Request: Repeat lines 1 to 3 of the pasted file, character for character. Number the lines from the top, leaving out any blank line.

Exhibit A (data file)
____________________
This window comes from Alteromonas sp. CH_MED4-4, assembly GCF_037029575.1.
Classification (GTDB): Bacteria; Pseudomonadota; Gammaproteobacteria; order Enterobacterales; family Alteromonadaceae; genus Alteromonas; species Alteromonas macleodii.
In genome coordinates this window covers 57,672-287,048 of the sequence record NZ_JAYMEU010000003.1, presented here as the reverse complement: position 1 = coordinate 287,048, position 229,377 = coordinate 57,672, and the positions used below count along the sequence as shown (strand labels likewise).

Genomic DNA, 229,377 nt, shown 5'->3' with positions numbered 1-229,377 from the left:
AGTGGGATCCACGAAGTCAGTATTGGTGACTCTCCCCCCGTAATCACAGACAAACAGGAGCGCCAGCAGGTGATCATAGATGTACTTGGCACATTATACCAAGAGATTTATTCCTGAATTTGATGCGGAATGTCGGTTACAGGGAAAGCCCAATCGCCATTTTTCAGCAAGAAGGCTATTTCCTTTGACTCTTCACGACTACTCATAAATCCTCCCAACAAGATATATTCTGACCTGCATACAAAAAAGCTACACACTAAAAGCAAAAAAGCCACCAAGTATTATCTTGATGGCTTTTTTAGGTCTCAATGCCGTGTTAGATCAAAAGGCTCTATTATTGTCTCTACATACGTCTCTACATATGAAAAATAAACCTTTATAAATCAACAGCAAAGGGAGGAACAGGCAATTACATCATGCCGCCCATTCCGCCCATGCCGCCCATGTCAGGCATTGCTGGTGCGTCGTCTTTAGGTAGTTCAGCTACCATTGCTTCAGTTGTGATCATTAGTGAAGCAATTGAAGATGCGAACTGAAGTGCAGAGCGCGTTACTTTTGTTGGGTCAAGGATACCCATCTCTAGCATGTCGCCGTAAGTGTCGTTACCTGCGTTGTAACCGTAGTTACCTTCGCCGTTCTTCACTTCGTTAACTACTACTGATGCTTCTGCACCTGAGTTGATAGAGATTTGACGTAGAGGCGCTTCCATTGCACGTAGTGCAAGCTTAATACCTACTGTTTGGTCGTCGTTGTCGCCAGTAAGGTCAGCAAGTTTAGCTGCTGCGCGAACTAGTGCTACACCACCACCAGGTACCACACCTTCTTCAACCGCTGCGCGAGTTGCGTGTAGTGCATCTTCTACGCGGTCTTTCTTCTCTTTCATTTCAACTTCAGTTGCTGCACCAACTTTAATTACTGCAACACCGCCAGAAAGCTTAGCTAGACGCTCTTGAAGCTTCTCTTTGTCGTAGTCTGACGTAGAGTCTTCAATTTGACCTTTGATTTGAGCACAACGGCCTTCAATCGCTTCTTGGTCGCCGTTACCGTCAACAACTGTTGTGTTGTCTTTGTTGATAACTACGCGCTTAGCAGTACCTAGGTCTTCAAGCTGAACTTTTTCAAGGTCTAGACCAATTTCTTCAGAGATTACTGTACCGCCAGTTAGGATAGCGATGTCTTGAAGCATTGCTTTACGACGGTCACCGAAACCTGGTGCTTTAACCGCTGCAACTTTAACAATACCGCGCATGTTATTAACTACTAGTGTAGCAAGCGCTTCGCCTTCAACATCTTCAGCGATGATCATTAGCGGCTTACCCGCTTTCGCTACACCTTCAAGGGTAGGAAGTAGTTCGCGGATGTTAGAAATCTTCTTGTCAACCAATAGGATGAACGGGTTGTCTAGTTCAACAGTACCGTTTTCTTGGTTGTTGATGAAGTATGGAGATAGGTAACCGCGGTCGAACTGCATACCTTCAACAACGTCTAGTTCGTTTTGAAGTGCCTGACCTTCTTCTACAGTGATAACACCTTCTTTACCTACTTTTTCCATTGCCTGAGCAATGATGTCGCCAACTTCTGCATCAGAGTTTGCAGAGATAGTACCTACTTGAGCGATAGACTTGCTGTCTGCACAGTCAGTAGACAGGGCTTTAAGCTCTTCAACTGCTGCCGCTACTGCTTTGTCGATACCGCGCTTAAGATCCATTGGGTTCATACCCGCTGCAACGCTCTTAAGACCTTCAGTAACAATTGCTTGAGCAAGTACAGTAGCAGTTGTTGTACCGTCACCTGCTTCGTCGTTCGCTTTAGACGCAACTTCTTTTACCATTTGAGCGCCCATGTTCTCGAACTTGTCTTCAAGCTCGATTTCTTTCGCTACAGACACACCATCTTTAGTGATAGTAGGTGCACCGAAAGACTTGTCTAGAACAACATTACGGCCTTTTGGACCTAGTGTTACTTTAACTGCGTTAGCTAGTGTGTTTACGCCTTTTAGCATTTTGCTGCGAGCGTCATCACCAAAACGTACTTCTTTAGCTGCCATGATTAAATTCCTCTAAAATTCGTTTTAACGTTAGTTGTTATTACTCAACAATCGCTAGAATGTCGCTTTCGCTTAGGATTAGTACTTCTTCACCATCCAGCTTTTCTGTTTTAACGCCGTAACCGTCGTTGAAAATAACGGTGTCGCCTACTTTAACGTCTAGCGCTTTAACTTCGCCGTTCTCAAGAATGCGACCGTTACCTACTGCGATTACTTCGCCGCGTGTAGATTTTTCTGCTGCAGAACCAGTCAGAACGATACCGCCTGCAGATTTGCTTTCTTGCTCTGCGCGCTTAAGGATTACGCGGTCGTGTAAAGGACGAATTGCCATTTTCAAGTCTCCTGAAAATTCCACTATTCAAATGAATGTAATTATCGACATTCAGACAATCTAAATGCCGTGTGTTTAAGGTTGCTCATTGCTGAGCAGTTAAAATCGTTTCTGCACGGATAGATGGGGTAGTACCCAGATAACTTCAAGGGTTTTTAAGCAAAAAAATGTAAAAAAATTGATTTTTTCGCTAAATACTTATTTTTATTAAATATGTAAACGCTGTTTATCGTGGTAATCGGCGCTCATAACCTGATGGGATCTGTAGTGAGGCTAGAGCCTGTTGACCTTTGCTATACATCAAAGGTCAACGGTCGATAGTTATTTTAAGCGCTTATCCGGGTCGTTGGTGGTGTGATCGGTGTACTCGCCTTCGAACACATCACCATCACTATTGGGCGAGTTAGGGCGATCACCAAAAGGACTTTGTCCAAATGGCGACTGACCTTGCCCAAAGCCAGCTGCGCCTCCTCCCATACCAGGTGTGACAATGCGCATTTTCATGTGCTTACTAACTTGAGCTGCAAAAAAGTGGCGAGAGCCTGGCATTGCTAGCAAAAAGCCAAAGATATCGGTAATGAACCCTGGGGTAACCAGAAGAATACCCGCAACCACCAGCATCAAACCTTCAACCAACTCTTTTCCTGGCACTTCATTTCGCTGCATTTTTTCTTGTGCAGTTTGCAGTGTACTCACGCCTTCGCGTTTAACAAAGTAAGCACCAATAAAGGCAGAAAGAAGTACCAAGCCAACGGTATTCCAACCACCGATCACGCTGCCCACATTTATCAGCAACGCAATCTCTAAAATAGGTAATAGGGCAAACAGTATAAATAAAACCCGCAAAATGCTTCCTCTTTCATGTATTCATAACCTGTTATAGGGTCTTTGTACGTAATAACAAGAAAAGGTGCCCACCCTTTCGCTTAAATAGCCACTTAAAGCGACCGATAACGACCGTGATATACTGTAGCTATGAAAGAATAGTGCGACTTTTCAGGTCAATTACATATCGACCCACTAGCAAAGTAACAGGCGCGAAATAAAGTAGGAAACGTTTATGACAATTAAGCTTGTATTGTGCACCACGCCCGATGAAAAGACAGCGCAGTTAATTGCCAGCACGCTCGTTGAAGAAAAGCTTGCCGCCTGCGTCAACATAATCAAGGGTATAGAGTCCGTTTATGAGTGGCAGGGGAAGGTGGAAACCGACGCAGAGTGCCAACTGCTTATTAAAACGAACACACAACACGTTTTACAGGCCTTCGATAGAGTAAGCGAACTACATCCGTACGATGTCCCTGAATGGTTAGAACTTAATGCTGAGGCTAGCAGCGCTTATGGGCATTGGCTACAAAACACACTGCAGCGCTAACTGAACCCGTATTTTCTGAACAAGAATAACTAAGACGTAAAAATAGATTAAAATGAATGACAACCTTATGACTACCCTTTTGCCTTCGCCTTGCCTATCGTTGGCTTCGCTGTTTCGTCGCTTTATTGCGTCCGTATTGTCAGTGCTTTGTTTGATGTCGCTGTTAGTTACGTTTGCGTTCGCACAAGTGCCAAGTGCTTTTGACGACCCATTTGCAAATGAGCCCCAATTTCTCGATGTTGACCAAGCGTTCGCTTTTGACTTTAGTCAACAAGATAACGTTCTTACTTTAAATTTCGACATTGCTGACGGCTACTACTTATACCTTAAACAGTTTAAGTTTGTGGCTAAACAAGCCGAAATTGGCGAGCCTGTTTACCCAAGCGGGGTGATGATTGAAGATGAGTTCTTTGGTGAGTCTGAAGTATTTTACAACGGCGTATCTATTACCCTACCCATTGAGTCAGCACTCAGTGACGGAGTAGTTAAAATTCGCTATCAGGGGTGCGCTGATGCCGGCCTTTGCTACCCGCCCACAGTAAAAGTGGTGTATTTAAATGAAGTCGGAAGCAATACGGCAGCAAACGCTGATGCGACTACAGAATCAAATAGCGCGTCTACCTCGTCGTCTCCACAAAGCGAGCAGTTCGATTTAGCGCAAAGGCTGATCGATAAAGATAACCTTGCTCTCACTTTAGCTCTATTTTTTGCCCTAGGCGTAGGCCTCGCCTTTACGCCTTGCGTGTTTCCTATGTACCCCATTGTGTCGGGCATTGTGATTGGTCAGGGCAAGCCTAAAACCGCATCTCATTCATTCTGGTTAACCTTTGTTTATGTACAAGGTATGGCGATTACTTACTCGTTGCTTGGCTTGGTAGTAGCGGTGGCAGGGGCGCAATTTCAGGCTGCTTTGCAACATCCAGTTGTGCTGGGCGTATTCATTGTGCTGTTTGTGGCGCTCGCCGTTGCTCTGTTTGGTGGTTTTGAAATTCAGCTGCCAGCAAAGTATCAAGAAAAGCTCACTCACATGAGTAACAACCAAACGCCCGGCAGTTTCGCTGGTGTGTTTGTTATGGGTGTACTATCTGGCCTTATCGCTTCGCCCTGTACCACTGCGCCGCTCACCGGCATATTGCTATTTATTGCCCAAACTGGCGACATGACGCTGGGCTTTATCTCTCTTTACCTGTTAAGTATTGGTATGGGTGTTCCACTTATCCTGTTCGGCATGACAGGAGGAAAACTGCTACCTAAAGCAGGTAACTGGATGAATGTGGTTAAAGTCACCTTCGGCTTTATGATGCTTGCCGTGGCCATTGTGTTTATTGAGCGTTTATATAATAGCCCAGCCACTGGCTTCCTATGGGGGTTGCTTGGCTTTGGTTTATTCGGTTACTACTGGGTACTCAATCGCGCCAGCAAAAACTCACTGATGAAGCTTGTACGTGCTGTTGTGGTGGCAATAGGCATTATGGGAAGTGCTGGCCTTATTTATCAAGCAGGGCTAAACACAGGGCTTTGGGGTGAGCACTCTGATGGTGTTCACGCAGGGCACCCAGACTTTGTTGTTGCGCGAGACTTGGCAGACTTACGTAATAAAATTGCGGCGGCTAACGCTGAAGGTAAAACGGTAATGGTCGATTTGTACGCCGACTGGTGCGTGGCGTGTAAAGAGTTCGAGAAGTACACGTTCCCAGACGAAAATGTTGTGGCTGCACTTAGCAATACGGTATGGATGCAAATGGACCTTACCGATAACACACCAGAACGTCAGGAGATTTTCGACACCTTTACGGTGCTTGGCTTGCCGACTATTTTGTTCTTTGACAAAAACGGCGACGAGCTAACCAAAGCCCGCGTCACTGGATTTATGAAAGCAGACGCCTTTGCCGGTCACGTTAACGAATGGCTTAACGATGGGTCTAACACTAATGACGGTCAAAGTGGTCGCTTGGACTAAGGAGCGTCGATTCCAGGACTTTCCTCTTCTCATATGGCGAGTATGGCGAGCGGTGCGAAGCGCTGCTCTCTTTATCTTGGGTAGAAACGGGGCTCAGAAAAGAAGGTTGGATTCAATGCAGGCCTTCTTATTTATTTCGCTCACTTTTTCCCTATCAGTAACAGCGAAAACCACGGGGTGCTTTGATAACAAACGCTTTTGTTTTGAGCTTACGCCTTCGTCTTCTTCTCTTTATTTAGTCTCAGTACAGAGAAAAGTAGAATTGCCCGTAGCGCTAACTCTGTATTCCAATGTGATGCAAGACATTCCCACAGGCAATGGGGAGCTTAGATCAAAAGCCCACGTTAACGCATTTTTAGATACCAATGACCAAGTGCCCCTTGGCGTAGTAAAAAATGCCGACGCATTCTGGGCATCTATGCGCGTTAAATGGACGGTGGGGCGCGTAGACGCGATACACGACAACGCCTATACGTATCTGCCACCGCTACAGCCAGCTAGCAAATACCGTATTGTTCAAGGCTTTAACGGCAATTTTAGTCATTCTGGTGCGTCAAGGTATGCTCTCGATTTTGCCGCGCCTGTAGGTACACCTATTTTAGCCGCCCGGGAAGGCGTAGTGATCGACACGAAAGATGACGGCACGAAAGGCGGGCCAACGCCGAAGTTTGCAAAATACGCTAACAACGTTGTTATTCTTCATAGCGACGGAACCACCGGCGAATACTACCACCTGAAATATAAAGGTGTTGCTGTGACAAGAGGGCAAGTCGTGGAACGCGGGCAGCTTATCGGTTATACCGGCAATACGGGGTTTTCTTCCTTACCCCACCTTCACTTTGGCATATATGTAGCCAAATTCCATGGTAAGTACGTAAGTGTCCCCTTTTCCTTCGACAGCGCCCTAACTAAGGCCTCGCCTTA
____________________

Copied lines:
This window comes from Alteromonas sp. CH_MED4-4, assembly GCF_037029575.1.
Classification (GTDB): Bacteria; Pseudomonadota; Gammaproteobacteria; order Enterobacterales; family Alteromonadaceae; genus Alteromonas; species Alteromonas macleodii.
In genome coordinates this window covers 57,672-287,048 of the sequence record NZ_JAYMEU010000003.1, presented here as the reverse complement: position 1 = coordinate 287,048, position 229,377 = coordinate 57,672, and the positions used below count along the sequence as shown (strand labels likewise).